In an analysis of cohort studies, a history of kidney stones was associated with an increased risk for coronary heart disease (CHD) and stroke. The data suggest that the risk may be higher in women than men.
The studies included close to 50,000 patients with kidney stones and 3.56 million controls. Results found kidney stone history to be associated with a 19% greater risk for CHD and a 40% greater risk for stroke. Additionally, women showed a statistically significant increased risk for myocardial infarction, while men did not.
The researchers noted that a lack of studies separately evaluating for effect modification by sex, along with other limitations, could explain the risk difference among men and women. Though, they added that several recent studies have shown a gender difference in kidney stone-related CHD and stroke risk.
The prospective study included 45,748 men and 196,357 women in the U.S. without a history of CHD at baseline, including 19,678 who reported a history of kidney stones. Two cohorts of women and one of men were followed for up to 24 years.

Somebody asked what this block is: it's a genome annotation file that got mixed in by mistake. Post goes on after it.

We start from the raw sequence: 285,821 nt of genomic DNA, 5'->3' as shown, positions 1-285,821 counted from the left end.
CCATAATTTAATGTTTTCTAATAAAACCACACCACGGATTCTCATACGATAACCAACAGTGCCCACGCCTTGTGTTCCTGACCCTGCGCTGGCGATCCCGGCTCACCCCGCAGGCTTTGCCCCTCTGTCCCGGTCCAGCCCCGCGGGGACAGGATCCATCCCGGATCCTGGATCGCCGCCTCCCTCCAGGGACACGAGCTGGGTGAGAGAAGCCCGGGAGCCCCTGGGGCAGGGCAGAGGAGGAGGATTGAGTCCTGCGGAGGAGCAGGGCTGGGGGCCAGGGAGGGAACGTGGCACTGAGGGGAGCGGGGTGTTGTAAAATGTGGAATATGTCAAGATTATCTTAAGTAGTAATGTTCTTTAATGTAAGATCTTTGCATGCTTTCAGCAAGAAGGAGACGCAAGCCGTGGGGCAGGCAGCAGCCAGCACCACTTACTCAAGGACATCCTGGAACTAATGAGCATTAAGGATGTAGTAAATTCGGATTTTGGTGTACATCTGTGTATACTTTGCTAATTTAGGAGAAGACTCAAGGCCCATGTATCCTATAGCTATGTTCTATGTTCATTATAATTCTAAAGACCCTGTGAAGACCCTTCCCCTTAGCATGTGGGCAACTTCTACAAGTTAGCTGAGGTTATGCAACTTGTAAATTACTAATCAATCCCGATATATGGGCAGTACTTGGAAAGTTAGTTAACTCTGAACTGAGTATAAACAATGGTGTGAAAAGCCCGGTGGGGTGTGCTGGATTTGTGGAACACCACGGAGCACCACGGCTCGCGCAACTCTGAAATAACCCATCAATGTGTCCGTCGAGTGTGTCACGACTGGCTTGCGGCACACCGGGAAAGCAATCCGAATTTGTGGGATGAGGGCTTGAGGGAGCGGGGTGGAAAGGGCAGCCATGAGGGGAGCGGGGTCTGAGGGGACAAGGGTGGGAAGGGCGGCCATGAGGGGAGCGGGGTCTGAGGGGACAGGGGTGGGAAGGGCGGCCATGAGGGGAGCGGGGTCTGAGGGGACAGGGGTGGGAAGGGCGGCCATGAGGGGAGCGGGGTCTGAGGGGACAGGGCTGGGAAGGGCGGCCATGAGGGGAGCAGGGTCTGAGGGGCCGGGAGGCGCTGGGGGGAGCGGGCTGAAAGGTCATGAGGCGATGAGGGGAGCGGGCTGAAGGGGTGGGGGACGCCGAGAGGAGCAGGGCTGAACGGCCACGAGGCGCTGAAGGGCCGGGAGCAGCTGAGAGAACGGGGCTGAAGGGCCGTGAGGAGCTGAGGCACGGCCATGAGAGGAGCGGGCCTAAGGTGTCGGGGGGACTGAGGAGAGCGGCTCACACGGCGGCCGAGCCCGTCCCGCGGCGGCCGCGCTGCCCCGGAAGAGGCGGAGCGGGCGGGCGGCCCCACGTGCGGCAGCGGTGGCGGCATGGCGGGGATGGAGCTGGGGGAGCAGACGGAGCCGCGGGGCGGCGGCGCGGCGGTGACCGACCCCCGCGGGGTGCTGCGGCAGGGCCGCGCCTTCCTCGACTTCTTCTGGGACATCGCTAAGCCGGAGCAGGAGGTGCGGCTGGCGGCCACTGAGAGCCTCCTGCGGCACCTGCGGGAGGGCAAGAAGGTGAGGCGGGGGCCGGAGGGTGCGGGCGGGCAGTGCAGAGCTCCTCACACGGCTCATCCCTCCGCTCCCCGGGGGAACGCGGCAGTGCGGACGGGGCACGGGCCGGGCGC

The study found that women with a history of kidney stones had about an 18% increased risk for CHD and a 48% increased risk compared with women who had never had a kidney stone.
An even larger study from Alberta, Canada, reported in March of this year, showed similar differences in risk by gender.
The study included close to 3.2 million people registered in Alberta’s universal healthcare system between 1997 and 2009 who were followed for a median of 11 years.
The study showed that people who had at least one kidney stone had a 40% higher risk for heart attack, a 63% higher risk for blockage of blood flow to the heart and other organs, and a 26% higher risk for stroke. The magnitude of increased risk appeared more pronounced for women than men.
Both studies were included in the newly-published meta-analysis.
Gary C. Curhan, MD, who was a co-author on both, said the new data make a strong case for a real gender difference in cardiovascular disease risk associated with kidney stone history.
Curhan is a professor of medicine at Harvard Medical School and a renal disease specialist at Brigham and Women’s Hospital, Boston.
“The risk certainly seems to be higher in women than men, but I would not say the risk is zero in men.” “These two studies give us more confidence that this association is real. The next step is to try and answer the question ‘Why is there a difference?'”
Source: medpage Today